An archive of letters and drawings from Harper Lee to a friend, Charles Weldon Carruth, was sold by Bonhams in New York last week. In one letter from 1993, Lee complains that her hometown of Monroeville, Alabama, "was once a tiny town of considerable character but is now six times its size and populated by appalling people". Her main gripe was the way in which the town was exploiting the fame of her novel, To Kill A Mockingbird, to drive tourism. "The hypocrites in charge... say they are doing this to honour' me," she writes. "What they are doing is trying to drown me in their own bad taste, and are embarrassing me beyond endurance." The single lot sold for $25,025, including buyer's premium.

Tips for how to bid at auction

Auctions can be a great place to snap up bargains. But for the uninitiated, it's easy to be intimidated. There's no reason to be, Luke Macdonald, a director at Cheffins auction house in Cambridge, tells Victoria Brzezinski in The Times. "Many people imagine that auctions are full of oil paintings with enormous reserves and are solely the mainstay of serious collectors or dealers. This is definitely not the case."

And if you're worried about accidentally buying something, because you scratched your nose, that's a myth. "As auctioneers we are looking for your bidding number and someone who is really bidding," says Macdonald. Besides, attending an auction is a fun thing to do on a weekend, and the events themselves are broadening their appeal, says Benedict Winter, a Christie's specialist.

Items often appear on auction house websites at least two weeks before a sale, allowing you to peruse lots, and Barnebys (barnebys.co.uk) is a useful online auction aggregator. Specialists are also on hand to answer questions.

"We often find ourselves caught up in the romance of picking an engagement ring or a present for a loved one," says auctioneer Alexandra Whittakerof Fellows. "The specialists can even advise how to repair and remodel, if necessary, as they have seen it all before." Lastly, decide on your budget before you start bidding, and don't forget to factor in the buyers' premium, which varies, and VAT.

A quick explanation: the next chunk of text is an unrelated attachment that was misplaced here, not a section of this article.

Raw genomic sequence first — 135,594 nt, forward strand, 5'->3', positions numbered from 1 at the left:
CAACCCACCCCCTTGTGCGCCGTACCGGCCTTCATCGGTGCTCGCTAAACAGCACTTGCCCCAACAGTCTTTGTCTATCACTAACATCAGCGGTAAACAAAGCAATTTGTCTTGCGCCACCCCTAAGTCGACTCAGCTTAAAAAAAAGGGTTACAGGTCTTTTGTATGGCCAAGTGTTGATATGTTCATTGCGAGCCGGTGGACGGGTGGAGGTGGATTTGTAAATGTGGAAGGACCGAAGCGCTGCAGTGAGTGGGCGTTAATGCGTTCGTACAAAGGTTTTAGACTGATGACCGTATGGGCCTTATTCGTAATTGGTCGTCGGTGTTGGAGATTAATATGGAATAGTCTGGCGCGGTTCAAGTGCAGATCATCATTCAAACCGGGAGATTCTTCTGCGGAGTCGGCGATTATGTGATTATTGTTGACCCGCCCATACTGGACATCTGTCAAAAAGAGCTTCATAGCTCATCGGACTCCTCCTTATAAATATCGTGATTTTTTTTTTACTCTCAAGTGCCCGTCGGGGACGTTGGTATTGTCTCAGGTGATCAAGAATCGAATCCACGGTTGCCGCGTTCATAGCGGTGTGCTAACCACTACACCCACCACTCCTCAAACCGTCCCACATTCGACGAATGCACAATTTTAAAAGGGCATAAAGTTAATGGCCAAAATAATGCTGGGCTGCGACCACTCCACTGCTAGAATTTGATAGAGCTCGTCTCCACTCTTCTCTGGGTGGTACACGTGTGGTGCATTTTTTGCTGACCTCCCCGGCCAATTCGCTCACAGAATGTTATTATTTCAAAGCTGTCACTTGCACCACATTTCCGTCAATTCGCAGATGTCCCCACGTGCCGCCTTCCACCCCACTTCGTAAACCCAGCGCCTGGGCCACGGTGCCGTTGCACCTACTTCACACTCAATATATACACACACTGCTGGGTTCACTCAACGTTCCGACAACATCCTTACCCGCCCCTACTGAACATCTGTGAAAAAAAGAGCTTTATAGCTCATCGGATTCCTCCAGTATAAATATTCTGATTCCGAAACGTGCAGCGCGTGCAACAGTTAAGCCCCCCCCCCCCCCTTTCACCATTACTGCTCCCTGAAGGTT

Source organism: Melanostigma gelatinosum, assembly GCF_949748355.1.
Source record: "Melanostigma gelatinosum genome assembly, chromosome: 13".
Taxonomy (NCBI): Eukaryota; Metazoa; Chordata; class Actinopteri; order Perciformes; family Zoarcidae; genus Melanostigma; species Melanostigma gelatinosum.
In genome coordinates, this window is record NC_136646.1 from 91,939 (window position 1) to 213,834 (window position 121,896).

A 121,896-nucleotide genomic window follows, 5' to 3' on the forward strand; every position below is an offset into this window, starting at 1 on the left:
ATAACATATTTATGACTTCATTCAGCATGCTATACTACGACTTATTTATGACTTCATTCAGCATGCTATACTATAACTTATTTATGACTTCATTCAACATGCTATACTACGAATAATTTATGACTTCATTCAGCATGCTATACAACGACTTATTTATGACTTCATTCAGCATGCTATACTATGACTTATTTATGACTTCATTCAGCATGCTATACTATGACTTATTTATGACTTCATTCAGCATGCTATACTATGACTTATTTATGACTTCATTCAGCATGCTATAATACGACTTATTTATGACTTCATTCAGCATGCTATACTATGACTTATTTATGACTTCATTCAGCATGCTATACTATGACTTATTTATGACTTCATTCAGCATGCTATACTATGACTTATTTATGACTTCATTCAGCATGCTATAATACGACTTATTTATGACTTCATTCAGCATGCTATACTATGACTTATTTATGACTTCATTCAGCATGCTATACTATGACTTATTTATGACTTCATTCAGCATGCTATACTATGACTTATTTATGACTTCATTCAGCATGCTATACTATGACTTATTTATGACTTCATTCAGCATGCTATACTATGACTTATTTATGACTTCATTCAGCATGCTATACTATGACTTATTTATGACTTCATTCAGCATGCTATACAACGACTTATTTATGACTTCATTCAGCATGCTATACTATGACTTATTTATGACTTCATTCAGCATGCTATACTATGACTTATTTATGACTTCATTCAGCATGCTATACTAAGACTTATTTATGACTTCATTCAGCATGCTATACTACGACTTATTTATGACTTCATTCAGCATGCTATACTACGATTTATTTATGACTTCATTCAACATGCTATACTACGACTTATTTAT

Recommended

Diamonds regain their sparkle as buyers return
Alternative investments

Diamonds regain their sparkle as buyers return

The gem market has been stricken by Covid-19. It will recover, says Chris Carter
9 Apr 2021
Digital art: a new chapter in art history or just a fad?
Art

Digital art: a new chapter in art history or just a fad?

How will history judge Beeple and the new digital way of making art?
26 Mar 2021
Get in on the new craze for digital art
Alternative investments

Get in on the new craze for digital art

Auction houses are hoping to lure the Reddit mob with digital art. Chris Carter reports.
26 Feb 2021
Gold coins lose none of their shine as “Brasher” doubloon sells for a record price
Alternative investments

Gold coins lose none of their shine as “Brasher” doubloon sells for a record price

The New York-style Brasher gold coin just set a new record auction sale price of $9.4. Chris Carter reports
12 Feb 2021

Most Popular

Central banks are rushing to build digital currencies. What are they, and what do they mean for you?
Bitcoin

Central banks are rushing to build digital currencies. What are they, and what do they mean for you?

As bitcoin continues to soar in value, many of the world’s central banks are looking to emulate it by issuing their own digital currencies. But centra…
8 Apr 2021
Nuclear power might never be popular – but now looks a good time to invest
Commodities

Nuclear power might never be popular – but now looks a good time to invest

Nuclear power gets a very bad press, but it is the ultimate renewable energy source. Interest in it is perking up again, says John Stepek. Which means…
9 Apr 2021
How to find companies that can thrive in the post-Covid world
Advertisement Feature

How to find companies that can thrive in the post-Covid world

Many sectors of the global economy will return to something resembling pre-pandemic status, but others will take far longer to recover.
8 Apr 2021